however, you shall not: do anything likely to impair, interfere with or damage or cause harm or distress to any persons, or the network; do anything that will infringe any Intellectual Property Rights or other rights of Mondaq or any third party; or use the Website, Services and/or Content otherwise than in accordance with these Terms; use any trade marks or service marks of Mondaq or the Contributors, or do anything which may be seen to take unfair advantage of the reputation and goodwill of Mondaq or the Contributors, or the Website, Services and/or Content.

Mondaq reserves the right, in its sole discretion, to take any action that it deems necessary and appropriate in the event it considers that there is a breach or threatened breach of the Terms.

Mondaq’s Rights and Obligations

Unless otherwise expressly set out to the contrary, nothing in these Terms shall serve to transfer from Mondaq to you, any Intellectual Property Rights owned by and/or licensed to Mondaq and all rights, title and interest in and to such Intellectual Property Rights will remain exclusively with Mondaq and/or its licensors.

Mondaq shall use its reasonable endeavours to make the Website and Services available to you at all times, but we cannot guarantee an uninterrupted and fault free service.

Mondaq reserves the right to make changes to the services and/or the Website or part thereof, from time to time, and we may add, remove, modify and/or vary any elements of features and functionalities of the Website or the services.

Mondaq also reserves the right from time to time to monitor your Use of the Website and/or services.

Disclaimer

The Content is general information only. It is not intended to constitute legal advice or seek to be the complete and comprehensive statement of the law, nor is it intended to address your specific requirements or provide advice on which reliance should be placed. Mondaq and/or its Contributors and other suppliers make no representations about the suitability of the information contained in the Content for any purpose. All Content provided "as is" without warranty of any kind. Mondaq and/or its Contributors and other suppliers hereby exclude and disclaim all representations, warranties or guarantees with regard to the Content, including all implied warranties and conditions of merchantability, fitness for a particular purpose, title and non-infringement. To the maximum extent permitted by law, Mondaq expressly excludes all representations, warranties, obligations, and liabilities arising out of or in connection with all Content. In no event shall Mondaq and/or its respective suppliers be liable for any special, indirect or consequential damages or any damages whatsoever resulting from loss of use, data or profits, whether in an action of contract, negligence or other tortious action, arising out of or in connection with the use of the Content or performance of Mondaq’s Services.

General

Mondaq may alter or amend these Terms by amending them on the Website. By continuing to Use the Services and/or the Website after such amendment, you will be deemed to have accepted any amendment to these Terms.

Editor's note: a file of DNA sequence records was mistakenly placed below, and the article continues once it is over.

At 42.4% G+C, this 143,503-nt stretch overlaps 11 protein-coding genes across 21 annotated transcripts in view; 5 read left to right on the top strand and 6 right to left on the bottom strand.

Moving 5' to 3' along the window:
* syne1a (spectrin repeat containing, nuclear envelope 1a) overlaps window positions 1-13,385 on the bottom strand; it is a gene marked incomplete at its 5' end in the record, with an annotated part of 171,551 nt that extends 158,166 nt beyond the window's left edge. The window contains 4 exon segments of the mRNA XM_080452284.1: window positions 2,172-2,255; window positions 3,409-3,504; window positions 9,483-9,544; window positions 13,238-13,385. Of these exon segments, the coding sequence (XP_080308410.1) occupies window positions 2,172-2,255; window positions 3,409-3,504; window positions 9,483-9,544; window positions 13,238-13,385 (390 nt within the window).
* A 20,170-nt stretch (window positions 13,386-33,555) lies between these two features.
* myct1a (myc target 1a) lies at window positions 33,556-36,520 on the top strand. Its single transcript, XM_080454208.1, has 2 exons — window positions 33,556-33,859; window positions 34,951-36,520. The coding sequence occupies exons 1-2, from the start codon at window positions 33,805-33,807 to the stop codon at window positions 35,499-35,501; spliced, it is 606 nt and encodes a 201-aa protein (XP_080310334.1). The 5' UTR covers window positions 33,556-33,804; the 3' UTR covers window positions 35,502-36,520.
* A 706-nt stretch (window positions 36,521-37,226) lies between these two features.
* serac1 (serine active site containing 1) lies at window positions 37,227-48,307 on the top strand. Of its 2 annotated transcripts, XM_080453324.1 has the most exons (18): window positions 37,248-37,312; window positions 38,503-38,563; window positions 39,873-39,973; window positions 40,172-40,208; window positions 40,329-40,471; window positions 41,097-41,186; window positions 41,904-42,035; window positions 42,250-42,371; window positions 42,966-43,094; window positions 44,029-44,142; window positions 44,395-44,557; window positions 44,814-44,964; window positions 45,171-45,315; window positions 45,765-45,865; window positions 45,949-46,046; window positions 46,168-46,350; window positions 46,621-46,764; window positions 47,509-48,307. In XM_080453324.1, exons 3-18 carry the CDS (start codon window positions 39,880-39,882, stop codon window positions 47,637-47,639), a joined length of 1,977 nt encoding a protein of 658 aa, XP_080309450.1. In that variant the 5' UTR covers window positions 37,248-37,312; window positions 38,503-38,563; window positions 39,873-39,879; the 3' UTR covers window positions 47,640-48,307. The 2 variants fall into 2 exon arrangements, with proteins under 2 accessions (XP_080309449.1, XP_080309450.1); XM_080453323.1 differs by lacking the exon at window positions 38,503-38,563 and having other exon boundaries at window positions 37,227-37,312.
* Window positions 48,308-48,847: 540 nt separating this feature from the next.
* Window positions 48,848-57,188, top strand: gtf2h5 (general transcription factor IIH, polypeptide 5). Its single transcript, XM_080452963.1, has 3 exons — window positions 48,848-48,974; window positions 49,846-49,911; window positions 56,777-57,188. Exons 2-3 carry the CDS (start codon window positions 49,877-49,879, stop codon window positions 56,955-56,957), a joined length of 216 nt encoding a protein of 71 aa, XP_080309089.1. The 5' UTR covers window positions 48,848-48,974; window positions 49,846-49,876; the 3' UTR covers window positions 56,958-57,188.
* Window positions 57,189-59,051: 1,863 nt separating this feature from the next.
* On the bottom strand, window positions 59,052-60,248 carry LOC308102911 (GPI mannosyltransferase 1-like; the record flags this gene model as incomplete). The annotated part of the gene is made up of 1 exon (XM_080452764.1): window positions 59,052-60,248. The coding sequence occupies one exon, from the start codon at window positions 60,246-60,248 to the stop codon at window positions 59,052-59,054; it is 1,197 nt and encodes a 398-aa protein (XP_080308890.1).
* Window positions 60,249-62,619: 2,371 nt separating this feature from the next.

These Terms shall be governed by and construed in accordance with the laws of England and Wales and you irrevocably submit to the exclusive jurisdiction of the courts of England and Wales to settle any dispute which may arise out of or in connection with these Terms. If you live outside the United Kingdom, English law shall apply only to the extent that English law shall not deprive you of any legal protection accorded in accordance with the law of the place where you are habitually resident ("Local Law"). In the event English law deprives you of any legal protection which is accorded to you under Local Law, then these terms shall be governed by Local Law and any dispute or claim arising out of or in connection with these Terms shall be subject to the non-exclusive jurisdiction of the courts where you are habitually resident.

You may print and keep a copy of these Terms, which form the entire agreement between you and Mondaq and supersede any other communications or advertising in respect of the Service and/or the Website.

No delay in exercising or non-exercise by you and/or Mondaq of any of its rights under or in connection with these Terms shall operate as a waiver or release of each of your or Mondaq’s right. Rather, any such waiver or release must be specifically granted in writing signed by the party granting it.

If any part of these Terms is held unenforceable, that part shall be enforced to the maximum extent permissible so as to give effect to the intent of the parties, and the Terms shall continue in full force and effect.

Mondaq shall not incur any liability to you on account of any loss or damage resulting from any delay or failure to perform all or any part of these Terms if such delay or failure is caused, in whole or in part, by events, occurrences, or causes beyond the control of Mondaq. Such events, occurrences or causes will include, without limitation, acts of God, strikes, lockouts, server and network failure, riots, acts of war, earthquakes, fire and explosions.

By clicking Register you state you have read and agree to our Terms and Conditions